Hello friends! Lorene here again — intermittent co-conspirator here with Debra. Recently I shared how I make these easy and comfortable girls dresses from a men’s t-shirt, and today I’m showing a different style, one with a contrast waistband — perfect for a little comfortable Mary Poppins Jolly Holiday dress cosplay for my girls! (You can also see how Debra made a Belle-inspired t-shirt dress for her little princess here.)
We are big fans of musicals and musical theater at our house, and every summer during the school break, we have a “summer of musicals” featuring various musicals we love, with new ones added each year. We watch some classics like Singin’ in the Rain and some smaller hits, like our family favorite LaGaan (which is briefly summed up as a Bollywood musical about cricket — it sounds strange but it’s so good! and currently on Netflix!). One of my kids’ favorites is always Mary Poppins, so it was only a matter of time before we needed a Jolly Holiday dress.
One of the best parts of these t-shirt dresses is that, on top of being inexpensive and quick and easy to make, they are also stretchy enough that both of my girls (age 6 and 4) can wear the same dress — the elasticized waist fits them both, and it’s just a shorter length on my older daughter. You could use any color shirt and fabric to make all sorts of combinations — we’ve done a weeping angel, a Dalek, and a TARDIS (yes, our Whovian shows big-time!) and we have plans for more princess styles, too.
Of course, you can’t be Mary Poppins and go popping through pictures without the appropriate accessories, so we paired the white and red dress with the perfect long white gloves and lace parasol from Oriental Trading. A dab of red lip gloss and sparkly red shoes complete the Mary Poppins-inspired ensemble and my girls are over the moon! They even convinced me to let them cosplay to church as Mary Poppins.
So, let’s make the dress. Debra and I made this during a live show over on Facebook, so if you want to follow along “real-time” you can watch that video here.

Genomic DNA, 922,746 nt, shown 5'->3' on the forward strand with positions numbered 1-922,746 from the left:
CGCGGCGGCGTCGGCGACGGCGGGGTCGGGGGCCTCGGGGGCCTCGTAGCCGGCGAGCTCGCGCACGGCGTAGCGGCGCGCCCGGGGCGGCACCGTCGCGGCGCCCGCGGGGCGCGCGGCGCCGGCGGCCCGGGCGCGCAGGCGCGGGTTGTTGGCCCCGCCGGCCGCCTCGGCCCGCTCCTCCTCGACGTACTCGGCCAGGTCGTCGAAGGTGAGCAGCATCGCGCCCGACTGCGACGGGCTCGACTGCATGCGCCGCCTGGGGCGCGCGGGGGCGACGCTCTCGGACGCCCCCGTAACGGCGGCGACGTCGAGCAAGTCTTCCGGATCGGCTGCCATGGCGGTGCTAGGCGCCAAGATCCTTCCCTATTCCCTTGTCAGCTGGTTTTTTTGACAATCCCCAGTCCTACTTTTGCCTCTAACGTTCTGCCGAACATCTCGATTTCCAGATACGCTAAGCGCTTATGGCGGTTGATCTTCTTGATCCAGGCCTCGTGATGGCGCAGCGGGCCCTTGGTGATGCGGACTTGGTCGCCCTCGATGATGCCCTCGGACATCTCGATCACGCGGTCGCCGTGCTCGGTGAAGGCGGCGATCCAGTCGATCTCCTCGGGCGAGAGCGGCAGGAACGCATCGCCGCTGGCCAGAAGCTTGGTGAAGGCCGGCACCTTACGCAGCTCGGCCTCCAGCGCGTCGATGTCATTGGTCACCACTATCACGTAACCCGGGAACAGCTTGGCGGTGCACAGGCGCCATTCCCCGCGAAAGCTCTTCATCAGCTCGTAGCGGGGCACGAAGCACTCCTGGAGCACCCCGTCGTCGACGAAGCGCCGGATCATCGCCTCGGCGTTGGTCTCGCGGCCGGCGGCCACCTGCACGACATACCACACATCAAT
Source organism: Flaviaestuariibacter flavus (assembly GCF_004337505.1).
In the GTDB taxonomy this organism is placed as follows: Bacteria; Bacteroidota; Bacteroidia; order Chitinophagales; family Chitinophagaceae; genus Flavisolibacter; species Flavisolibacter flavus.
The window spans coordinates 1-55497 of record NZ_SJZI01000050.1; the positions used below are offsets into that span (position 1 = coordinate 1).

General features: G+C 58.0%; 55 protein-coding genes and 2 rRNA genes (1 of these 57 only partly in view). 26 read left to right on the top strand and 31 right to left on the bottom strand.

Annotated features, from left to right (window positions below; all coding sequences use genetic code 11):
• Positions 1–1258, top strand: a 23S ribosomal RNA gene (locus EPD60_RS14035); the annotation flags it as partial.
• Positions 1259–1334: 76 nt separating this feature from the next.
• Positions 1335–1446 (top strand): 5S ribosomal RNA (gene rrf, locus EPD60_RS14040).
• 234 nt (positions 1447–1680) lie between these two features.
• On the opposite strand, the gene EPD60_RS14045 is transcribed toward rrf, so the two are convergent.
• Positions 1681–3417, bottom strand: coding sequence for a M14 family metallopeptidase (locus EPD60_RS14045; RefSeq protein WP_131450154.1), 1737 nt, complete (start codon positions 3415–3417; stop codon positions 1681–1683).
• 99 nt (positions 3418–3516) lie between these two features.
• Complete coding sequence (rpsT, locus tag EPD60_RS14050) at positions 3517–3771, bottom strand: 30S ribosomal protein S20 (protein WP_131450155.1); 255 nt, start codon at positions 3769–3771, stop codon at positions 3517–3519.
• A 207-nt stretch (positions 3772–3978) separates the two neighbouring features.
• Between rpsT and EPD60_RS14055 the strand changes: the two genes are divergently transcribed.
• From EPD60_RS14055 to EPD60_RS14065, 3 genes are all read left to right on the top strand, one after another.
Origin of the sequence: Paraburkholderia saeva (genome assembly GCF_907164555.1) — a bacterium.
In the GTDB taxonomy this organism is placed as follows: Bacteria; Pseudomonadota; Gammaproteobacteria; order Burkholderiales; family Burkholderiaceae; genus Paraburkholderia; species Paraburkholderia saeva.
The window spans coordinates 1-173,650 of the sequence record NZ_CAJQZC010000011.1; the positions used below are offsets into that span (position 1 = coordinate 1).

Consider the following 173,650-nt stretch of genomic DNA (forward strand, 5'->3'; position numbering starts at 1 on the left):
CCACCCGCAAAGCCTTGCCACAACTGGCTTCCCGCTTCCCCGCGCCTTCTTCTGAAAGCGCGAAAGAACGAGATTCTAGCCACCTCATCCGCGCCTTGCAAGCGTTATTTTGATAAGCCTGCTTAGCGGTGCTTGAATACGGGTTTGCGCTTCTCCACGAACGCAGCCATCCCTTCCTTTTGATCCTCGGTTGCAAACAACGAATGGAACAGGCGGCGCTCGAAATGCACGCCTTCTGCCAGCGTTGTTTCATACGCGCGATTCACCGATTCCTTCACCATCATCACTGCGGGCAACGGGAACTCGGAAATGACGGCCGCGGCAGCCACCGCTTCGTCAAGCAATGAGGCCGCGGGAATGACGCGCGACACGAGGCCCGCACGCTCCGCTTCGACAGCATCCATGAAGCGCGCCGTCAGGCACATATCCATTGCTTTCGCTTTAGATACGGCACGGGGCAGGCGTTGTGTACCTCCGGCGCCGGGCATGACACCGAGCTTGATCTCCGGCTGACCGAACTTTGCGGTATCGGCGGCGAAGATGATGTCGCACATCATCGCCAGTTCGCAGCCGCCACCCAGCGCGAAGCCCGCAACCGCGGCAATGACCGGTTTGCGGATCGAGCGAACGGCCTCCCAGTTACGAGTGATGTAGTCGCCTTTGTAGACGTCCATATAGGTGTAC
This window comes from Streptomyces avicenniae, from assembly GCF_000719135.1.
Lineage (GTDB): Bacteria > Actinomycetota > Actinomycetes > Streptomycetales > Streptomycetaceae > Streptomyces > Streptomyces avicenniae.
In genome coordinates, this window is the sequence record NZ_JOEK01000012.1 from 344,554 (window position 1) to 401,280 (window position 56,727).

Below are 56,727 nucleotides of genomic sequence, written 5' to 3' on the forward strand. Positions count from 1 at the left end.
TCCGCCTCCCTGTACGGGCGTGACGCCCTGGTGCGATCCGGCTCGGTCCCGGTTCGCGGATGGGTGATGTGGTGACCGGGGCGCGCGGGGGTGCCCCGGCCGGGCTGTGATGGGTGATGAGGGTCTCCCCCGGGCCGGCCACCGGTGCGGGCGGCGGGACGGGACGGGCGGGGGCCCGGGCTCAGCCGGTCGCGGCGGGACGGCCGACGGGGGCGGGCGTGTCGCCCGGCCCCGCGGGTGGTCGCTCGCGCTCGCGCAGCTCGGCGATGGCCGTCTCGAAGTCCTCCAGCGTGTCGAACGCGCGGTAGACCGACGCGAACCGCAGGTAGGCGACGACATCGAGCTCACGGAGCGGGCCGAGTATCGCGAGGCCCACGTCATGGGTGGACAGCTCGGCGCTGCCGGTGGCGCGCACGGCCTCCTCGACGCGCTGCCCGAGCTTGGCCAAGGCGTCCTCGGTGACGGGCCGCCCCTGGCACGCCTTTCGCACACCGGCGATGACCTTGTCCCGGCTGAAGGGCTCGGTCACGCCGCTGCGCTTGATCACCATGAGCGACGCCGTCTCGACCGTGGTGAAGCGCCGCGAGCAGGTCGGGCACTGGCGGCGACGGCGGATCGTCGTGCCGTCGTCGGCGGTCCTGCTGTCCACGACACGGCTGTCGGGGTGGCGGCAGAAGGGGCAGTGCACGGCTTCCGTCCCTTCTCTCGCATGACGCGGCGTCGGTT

How to Make a Mary Poppins Jolly Holiday Dress from a T-Shirt
- one white adult t-shirt (see the post here for information about deciding which size to use for your daughter)
- lace – I used 2 different widths of white lace, a wider gathered lace like this and a thinner flat lace, and one piece of red and white lace that I had on-hand, similar to this
- red 1/4 inch ribbon or pre-tied bows
- red mini ricrac
- 3/8 inch elastic — 4+ yards depending on the size of the dress (I usually use a 6-yard spool and have leftover)
- one fat quarter or 1/4 yard red cotton fabric, prewashed
- fabric marking pen
- sewing machine with white and red thread
This Mary Poppins dress starts out just like the basic girls t-shirt dress tutorial here. Trim the top of the shirt and create the neck casing, but don’t add the elastic to the neck yet.
Add any embellishments around the bottom hem of the dress. This step is really what helps disguise the fact that this dress is made from a tshirt, by covering up the manufacturer’s hem. For this dress, I added one layer of a gathered wider lace, about 2 inches wide, and then one layer of a flat 3/4 inch lace on top. (I didn’t add the quintessential red bows to the skirt until after the bodice was gathered, so I could place them better where I wanted them.)
Now this is where the contrast waistband comes in, and where we diverge from the original shirred waistband in the basic t-shirt dress tutorial. To create the waistband, you’ll be creating a loop of doubled-up fabric to overlay the waistband, and then the elastic will be inserted between the tshirt and the waistband.
If you have fabric yardage, cut one long strip that is about 6 inches wide and double the width of the tshirt, when measuring from side to side just below the sleeves, plus an inch (or more) for turning/seams.
If you are using a fat quarter like we did, the width of the fat quarter is about the same width as the shirt, so we cut two pieces 6 inches wide, and then sewed together one short edge (right sides together) to form one longer piece of fabric, 6 inches wide and approximately double the width of the tshirt so it will wrap all the way around.